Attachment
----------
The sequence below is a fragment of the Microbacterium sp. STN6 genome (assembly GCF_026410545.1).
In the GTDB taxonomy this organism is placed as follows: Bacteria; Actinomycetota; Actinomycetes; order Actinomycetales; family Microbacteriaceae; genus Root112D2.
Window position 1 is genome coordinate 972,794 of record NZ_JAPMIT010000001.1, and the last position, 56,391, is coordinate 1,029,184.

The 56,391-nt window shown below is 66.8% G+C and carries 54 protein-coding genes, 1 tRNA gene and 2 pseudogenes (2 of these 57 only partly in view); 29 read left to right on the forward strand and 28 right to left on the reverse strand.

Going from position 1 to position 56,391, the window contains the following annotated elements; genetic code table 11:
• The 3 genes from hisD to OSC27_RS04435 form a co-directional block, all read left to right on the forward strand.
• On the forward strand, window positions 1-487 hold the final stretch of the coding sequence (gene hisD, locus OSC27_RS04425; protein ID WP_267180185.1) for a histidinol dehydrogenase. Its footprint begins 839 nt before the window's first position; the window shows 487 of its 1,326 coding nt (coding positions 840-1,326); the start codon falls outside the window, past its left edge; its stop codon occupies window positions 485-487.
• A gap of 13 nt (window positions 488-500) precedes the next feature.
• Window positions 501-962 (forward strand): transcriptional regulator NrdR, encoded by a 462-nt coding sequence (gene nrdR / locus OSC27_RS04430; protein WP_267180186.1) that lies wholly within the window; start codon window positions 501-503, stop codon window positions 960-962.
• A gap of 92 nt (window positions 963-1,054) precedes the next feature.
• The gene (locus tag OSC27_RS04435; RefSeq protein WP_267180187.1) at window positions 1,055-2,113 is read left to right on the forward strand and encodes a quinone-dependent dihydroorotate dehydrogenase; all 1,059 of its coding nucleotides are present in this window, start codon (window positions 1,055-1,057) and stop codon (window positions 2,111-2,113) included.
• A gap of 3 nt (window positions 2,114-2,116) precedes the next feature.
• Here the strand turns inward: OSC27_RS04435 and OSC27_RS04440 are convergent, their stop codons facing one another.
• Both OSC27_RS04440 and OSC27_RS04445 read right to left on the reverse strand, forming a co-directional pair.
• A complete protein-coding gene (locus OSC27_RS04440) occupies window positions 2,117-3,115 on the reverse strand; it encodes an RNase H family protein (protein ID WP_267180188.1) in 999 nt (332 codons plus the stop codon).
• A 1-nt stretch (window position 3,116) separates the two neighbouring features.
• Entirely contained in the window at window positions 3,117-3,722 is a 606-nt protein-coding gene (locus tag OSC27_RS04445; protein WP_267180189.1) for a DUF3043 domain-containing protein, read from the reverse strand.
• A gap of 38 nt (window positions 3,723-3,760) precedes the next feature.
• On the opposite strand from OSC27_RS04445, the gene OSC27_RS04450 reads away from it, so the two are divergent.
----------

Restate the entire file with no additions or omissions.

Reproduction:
The sequence below is a fragment of the Microbacterium sp. STN6 genome (assembly GCF_026410545.1).
In the GTDB taxonomy this organism is placed as follows: Bacteria; Actinomycetota; Actinomycetes; order Actinomycetales; family Microbacteriaceae; genus Root112D2.
Window position 1 is genome coordinate 972,794 of record NZ_JAPMIT010000001.1, and the last position, 56,391, is coordinate 1,029,184.

The 56,391-nt window shown below is 66.8% G+C and carries 54 protein-coding genes, 1 tRNA gene and 2 pseudogenes (2 of these 57 only partly in view); 29 read left to right on the forward strand and 28 right to left on the reverse strand.

Going from position 1 to position 56,391, the window contains the following annotated elements; genetic code table 11:
• The 3 genes from hisD to OSC27_RS04435 form a co-directional block, all read left to right on the forward strand.
• On the forward strand, window positions 1-487 hold the final stretch of the coding sequence (gene hisD, locus OSC27_RS04425; protein ID WP_267180185.1) for a histidinol dehydrogenase. Its footprint begins 839 nt before the window's first position; the window shows 487 of its 1,326 coding nt (coding positions 840-1,326); the start codon falls outside the window, past its left edge; its stop codon occupies window positions 485-487.
• A gap of 13 nt (window positions 488-500) precedes the next feature.
• Window positions 501-962 (forward strand): transcriptional regulator NrdR, encoded by a 462-nt coding sequence (gene nrdR / locus OSC27_RS04430; protein WP_267180186.1) that lies wholly within the window; start codon window positions 501-503, stop codon window positions 960-962.
• A gap of 92 nt (window positions 963-1,054) precedes the next feature.
• The gene (locus tag OSC27_RS04435; RefSeq protein WP_267180187.1) at window positions 1,055-2,113 is read left to right on the forward strand and encodes a quinone-dependent dihydroorotate dehydrogenase; all 1,059 of its coding nucleotides are present in this window, start codon (window positions 1,055-1,057) and stop codon (window positions 2,111-2,113) included.
• A gap of 3 nt (window positions 2,114-2,116) precedes the next feature.
• Here the strand turns inward: OSC27_RS04435 and OSC27_RS04440 are convergent, their stop codons facing one another.
• Both OSC27_RS04440 and OSC27_RS04445 read right to left on the reverse strand, forming a co-directional pair.
• A complete protein-coding gene (locus OSC27_RS04440) occupies window positions 2,117-3,115 on the reverse strand; it encodes an RNase H family protein (protein ID WP_267180188.1) in 999 nt (332 codons plus the stop codon).
• A 1-nt stretch (window position 3,116) separates the two neighbouring features.
• Entirely contained in the window at window positions 3,117-3,722 is a 606-nt protein-coding gene (locus tag OSC27_RS04445; protein WP_267180189.1) for a DUF3043 domain-containing protein, read from the reverse strand.
• A gap of 38 nt (window positions 3,723-3,760) precedes the next feature.
• On the opposite strand from OSC27_RS04445, the gene OSC27_RS04450 reads away from it, so the two are divergent.